I'm about to start assembling my first project of expensive veneer
plywood, which happens to be SWMBO's Christmas present. I don't skydive
so I have to get my thrills somehow.
Anyway, what about sanding?
Everything I've built so far has either been inexpensive Borg veneer or
wood at least a dozen sanding mistakes thick. At roughtly 4x the
price/sheet, plus time to reorder, I'm nervous.
I've been careful and managed to avoid any expensive mistakes *knocks
wood* How do I sand this stuff?
I plan to hand sand. Start at 120 or 150? 180? Sand to 220? Don't
sand at all?
You have to be very careful when sanding veneer with any type of power tool.
Usually the veneer is only a 32nd thick so you can go through it very
easily. When sanding, you are removing the scratches that were made by the
previous grit of sandpaper. I would sand by hand, start with 100 or 110
and go to 150. You may want to go to 180 but not 220. This will just start
to polish the surface and will make finishing more difficult.
Use a padded sanding block when you sand, with a cork bottom or a folded
paper towel even between the block and the sandpaper.
fancy veneer ply is usually sanded at the factory, so you can start
pretty fine. the coarsest I'll usually go on it is 120, and not too
much of that.
the exception to the rule about not sanding too fine is wet sanding
with oil. then you can go as fine as you want. sanding to 600 grit
with watco leaves a gorgeous surface.
I would do this on the lacquer top coat for to get nice consistent scratches
on the sruface to increase sheen, but not on the wood surface itself. If
you spray anything on a surface sanded this fine, the finish will simply
bead off. It will not adhere.
Unlikely. Many finishes incorporate wetting agents or are otherwise
formulated to deal with surface tension issues. I've sprayed shellac,
lacquer, varnish, oil-based poly and water-based urethanes on surfaces
sanded to 600 grit without any application problems or long-term adhesion
Well... first off, always ask yourself what you are sanding for. It is not
necessary to sand just because it's wood. Think about it for a second. You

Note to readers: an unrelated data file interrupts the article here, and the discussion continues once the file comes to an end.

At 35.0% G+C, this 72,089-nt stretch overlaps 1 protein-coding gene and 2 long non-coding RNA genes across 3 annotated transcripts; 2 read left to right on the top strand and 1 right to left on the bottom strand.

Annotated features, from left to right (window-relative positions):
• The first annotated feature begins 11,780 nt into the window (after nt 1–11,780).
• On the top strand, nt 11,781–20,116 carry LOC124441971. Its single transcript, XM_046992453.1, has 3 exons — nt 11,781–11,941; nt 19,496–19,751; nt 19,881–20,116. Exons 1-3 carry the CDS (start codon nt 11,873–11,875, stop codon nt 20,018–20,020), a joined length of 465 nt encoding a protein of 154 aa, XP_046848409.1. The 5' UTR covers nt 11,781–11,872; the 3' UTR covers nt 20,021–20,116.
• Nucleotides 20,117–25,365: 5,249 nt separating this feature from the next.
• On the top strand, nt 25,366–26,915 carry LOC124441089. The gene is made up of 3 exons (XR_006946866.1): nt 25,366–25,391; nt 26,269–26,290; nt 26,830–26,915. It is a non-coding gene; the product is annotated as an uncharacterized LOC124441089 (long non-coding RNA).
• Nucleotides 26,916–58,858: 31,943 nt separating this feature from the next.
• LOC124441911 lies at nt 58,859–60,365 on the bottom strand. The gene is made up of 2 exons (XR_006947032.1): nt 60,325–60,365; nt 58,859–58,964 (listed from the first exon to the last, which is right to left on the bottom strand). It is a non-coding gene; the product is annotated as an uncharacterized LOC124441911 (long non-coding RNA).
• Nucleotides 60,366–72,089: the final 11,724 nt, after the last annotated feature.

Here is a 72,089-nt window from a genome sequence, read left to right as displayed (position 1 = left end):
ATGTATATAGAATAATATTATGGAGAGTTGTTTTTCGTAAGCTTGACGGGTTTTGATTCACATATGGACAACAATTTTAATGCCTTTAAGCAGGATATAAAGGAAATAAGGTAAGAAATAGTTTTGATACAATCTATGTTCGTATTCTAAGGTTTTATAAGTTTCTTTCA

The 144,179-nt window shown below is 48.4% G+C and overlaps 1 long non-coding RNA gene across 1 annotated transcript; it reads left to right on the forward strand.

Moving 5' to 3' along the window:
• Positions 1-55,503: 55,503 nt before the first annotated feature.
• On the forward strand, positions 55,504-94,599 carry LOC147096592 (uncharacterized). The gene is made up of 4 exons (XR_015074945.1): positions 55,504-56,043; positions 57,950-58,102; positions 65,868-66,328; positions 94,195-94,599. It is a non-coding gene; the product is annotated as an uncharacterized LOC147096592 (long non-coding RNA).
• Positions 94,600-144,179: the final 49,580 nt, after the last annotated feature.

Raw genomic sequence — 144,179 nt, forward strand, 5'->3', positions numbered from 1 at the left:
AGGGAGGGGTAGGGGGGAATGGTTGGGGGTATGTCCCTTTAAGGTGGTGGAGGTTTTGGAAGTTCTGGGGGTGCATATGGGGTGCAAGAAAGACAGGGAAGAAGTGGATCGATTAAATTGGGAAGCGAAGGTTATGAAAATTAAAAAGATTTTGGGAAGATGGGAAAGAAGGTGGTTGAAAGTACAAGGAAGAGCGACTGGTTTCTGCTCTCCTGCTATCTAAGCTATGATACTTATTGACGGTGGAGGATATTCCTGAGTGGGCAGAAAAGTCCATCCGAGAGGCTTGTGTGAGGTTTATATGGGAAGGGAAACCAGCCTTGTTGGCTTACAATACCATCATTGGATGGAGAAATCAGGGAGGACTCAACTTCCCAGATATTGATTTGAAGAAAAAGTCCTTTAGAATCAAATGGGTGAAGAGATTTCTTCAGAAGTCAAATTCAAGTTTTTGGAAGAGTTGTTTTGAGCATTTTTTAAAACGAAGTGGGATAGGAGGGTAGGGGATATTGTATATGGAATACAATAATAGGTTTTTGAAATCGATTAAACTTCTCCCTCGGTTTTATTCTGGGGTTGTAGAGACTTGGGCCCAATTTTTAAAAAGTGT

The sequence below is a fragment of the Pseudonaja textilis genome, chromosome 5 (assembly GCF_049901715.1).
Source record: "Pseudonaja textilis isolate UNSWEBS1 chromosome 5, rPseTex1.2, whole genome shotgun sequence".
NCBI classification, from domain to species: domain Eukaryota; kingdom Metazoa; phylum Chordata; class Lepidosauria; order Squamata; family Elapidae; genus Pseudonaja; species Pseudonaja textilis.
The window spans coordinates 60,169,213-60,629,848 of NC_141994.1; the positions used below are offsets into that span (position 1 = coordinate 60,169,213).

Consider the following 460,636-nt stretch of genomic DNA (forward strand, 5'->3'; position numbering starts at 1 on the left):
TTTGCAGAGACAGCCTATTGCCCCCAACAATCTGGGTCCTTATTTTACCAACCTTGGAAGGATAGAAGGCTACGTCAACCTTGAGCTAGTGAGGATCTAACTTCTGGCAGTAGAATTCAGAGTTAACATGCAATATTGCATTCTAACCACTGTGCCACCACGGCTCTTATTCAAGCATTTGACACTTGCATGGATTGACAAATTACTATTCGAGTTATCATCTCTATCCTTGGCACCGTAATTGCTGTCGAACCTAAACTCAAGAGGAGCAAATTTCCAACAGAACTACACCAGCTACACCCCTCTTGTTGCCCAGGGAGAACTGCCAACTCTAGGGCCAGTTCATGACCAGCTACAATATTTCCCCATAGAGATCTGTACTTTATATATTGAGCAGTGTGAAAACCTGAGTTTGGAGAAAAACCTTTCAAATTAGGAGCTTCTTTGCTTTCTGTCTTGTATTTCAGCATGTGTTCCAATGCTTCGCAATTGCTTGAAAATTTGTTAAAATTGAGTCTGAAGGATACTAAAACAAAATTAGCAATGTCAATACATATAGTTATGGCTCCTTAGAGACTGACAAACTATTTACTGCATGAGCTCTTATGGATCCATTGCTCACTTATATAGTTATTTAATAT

sand to flatten surfaces. You may have to flatten large deviations in the
surface and for that you'd use coarser papers to take it down quicker.
But... that's the only reason you use coarser papers - to take it down
*faster*. After that you're stuck working your way up through lesser grits
until you get all of those nasty sanding scratches out. If however, you
don't have major deviations you don't use coarser grits - you use much finer
grits or even no sandpaper at all. You're only sanding to take out minor
imperfections. It's conceivable that you could simply need to clean up a
piece and find that steel wool or scotch pads are all you need. Start fine
and if it's not enough then move up a bit. Remember, you could do it all
with fine papers - even taking out the scratches from 80 grit paper, it just
takes longer. So, after all that, the message is look at what you're
working with. If it doesn't need a lot of sanding then don't sand the hell
out of it. Again - why are you sanding?
Nah - it's only money man.
So - why? What is either magical about 120, or what is wrong with your
piece that requires 120? If you can answer those questions, then go ahead
and use it... sparingly. If you can't answer those questions, then start at
180. Does it do all you need? Then quit. You should hate sanding anyway,
so it should be a good feeling to be able to quit. I think it even says
that in the Bible...
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